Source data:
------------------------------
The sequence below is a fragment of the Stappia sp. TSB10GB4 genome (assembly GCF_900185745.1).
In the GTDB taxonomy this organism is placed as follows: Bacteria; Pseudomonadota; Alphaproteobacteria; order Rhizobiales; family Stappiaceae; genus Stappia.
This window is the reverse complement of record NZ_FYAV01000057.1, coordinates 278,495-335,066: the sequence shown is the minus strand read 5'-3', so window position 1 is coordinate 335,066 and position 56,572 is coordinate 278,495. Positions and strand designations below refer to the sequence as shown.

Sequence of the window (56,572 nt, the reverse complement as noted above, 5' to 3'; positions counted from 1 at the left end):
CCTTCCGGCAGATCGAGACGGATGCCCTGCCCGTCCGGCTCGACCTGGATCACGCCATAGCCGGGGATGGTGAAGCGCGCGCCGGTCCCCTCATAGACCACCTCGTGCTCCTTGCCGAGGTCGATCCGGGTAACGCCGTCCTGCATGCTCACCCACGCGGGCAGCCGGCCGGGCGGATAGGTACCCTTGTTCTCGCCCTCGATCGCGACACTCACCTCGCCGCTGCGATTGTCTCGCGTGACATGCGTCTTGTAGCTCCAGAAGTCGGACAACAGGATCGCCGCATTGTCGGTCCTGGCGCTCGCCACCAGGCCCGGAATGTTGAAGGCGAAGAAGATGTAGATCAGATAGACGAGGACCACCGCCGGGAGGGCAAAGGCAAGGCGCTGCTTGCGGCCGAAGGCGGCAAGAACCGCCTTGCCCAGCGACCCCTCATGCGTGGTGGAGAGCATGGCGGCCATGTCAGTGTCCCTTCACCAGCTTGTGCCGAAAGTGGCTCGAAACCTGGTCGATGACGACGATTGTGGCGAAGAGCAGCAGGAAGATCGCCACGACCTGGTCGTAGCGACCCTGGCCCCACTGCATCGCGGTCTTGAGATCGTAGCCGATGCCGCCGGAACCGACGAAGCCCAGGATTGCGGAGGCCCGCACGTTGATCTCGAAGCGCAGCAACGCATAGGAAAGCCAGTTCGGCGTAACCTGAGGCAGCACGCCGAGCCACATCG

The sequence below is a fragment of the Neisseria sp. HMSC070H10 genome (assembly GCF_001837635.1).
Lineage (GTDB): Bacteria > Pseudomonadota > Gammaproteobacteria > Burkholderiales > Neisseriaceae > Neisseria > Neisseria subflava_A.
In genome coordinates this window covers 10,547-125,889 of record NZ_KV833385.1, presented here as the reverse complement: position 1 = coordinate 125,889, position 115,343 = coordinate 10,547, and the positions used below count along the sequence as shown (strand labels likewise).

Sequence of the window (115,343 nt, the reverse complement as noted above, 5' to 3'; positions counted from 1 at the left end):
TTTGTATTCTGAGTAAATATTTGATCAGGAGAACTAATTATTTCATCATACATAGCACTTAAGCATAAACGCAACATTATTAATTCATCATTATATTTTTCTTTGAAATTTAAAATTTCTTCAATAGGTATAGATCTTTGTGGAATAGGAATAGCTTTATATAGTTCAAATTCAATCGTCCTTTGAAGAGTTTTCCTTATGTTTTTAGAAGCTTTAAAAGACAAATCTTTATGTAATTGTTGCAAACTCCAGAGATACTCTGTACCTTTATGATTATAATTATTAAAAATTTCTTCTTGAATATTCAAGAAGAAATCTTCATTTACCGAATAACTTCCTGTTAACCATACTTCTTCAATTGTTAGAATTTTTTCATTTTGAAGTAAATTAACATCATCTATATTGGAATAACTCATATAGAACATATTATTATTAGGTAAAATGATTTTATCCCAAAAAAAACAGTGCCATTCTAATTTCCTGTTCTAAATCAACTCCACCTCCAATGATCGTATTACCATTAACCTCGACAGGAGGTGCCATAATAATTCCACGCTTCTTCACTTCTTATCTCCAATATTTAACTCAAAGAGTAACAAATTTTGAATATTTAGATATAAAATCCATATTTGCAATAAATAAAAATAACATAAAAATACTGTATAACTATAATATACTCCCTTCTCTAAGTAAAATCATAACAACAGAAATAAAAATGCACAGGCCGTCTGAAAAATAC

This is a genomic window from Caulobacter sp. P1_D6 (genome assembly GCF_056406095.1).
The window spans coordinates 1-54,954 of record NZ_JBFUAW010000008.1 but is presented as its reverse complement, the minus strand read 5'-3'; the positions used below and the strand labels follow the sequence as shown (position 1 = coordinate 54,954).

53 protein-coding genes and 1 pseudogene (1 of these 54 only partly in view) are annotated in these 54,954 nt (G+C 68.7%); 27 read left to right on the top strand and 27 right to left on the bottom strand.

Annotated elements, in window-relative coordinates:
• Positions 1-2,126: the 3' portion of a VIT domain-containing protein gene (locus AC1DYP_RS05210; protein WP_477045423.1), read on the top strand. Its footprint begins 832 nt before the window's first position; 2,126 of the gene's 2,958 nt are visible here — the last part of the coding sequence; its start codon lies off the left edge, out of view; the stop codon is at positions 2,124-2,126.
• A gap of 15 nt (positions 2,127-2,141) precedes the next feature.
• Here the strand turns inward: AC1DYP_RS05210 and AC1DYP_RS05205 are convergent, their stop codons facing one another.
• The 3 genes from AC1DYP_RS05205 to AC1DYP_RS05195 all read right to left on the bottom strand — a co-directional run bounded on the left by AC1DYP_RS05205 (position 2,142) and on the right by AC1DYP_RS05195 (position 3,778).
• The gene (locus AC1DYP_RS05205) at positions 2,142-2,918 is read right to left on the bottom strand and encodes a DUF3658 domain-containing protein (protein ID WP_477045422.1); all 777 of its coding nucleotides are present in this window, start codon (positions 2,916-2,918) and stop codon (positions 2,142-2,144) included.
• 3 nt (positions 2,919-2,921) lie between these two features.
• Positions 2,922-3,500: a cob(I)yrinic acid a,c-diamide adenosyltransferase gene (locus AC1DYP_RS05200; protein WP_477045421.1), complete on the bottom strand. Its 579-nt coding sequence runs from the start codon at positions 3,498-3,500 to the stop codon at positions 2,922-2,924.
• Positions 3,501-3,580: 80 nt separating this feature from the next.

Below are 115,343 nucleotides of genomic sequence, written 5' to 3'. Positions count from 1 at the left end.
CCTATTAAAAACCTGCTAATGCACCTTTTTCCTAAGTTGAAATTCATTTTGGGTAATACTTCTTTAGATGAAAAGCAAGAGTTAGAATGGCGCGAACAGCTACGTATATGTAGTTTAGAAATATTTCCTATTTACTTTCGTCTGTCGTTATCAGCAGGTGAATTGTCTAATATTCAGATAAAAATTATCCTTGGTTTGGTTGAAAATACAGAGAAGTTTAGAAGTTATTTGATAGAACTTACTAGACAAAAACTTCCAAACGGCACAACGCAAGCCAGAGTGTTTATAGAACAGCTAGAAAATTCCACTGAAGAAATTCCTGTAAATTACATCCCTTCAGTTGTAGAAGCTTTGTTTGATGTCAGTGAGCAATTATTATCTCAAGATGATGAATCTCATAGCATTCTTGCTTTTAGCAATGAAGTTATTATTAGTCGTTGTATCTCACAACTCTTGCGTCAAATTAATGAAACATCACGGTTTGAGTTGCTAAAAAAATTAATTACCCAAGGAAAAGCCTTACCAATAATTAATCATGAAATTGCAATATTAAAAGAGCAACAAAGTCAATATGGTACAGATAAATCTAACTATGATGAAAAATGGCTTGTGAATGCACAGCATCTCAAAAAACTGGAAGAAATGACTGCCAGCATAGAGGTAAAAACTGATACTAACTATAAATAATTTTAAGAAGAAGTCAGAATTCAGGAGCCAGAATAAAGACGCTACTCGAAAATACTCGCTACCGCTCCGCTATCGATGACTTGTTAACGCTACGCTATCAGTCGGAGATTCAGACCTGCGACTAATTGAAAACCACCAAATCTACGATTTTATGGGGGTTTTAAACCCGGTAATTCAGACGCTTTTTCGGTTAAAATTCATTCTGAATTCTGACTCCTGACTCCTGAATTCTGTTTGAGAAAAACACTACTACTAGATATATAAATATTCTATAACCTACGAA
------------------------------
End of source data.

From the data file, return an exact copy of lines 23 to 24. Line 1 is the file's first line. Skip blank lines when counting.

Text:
Below are 115,343 nucleotides of genomic sequence, written 5' to 3'. Positions count from 1 at the left end.
CCTATTAAAAACCTGCTAATGCACCTTTTTCCTAAGTTGAAATTCATTTTGGGTAATACTTCTTTAGATGAAAAGCAAGAGTTAGAATGGCGCGAACAGCTACGTATATGTAGTTTAGAAATATTTCCTATTTACTTTCGTCTGTCGTTATCAGCAGGTGAATTGTCTAATATTCAGATAAAAATTATCCTTGGTTTGGTTGAAAATACAGAGAAGTTTAGAAGTTATTTGATAGAACTTACTAGACAAAAACTTCCAAACGGCACAACGCAAGCCAGAGTGTTTATAGAACAGCTAGAAAATTCCACTGAAGAAATTCCTGTAAATTACATCCCTTCAGTTGTAGAAGCTTTGTTTGATGTCAGTGAGCAATTATTATCTCAAGATGATGAATCTCATAGCATTCTTGCTTTTAGCAATGAAGTTATTATTAGTCGTTGTATCTCACAACTCTTGCGTCAAATTAATGAAACATCACGGTTTGAGTTGCTAAAAAAATTAATTACCCAAGGAAAAGCCTTACCAATAATTAATCATGAAATTGCAATATTAAAAGAGCAACAAAGTCAATATGGTACAGATAAATCTAACTATGATGAAAAATGGCTTGTGAATGCACAGCATCTCAAAAAACTGGAAGAAATGACTGCCAGCATAGAGGTAAAAACTGATACTAACTATAAATAATTTTAAGAAGAAGTCAGAATTCAGGAGCCAGAATAAAGACGCTACTCGAAAATACTCGCTACCGCTCCGCTATCGATGACTTGTTAACGCTACGCTATCAGTCGGAGATTCAGACCTGCGACTAATTGAAAACCACCAAATCTACGATTTTATGGGGGTTTTAAACCCGGTAATTCAGACGCTTTTTCGGTTAAAATTCATTCTGAATTCTGACTCCTGACTCCTGAATTCTGTTTGAGAAAAACACTACTACTAGATATATAAATATTCTATAACCTACGAA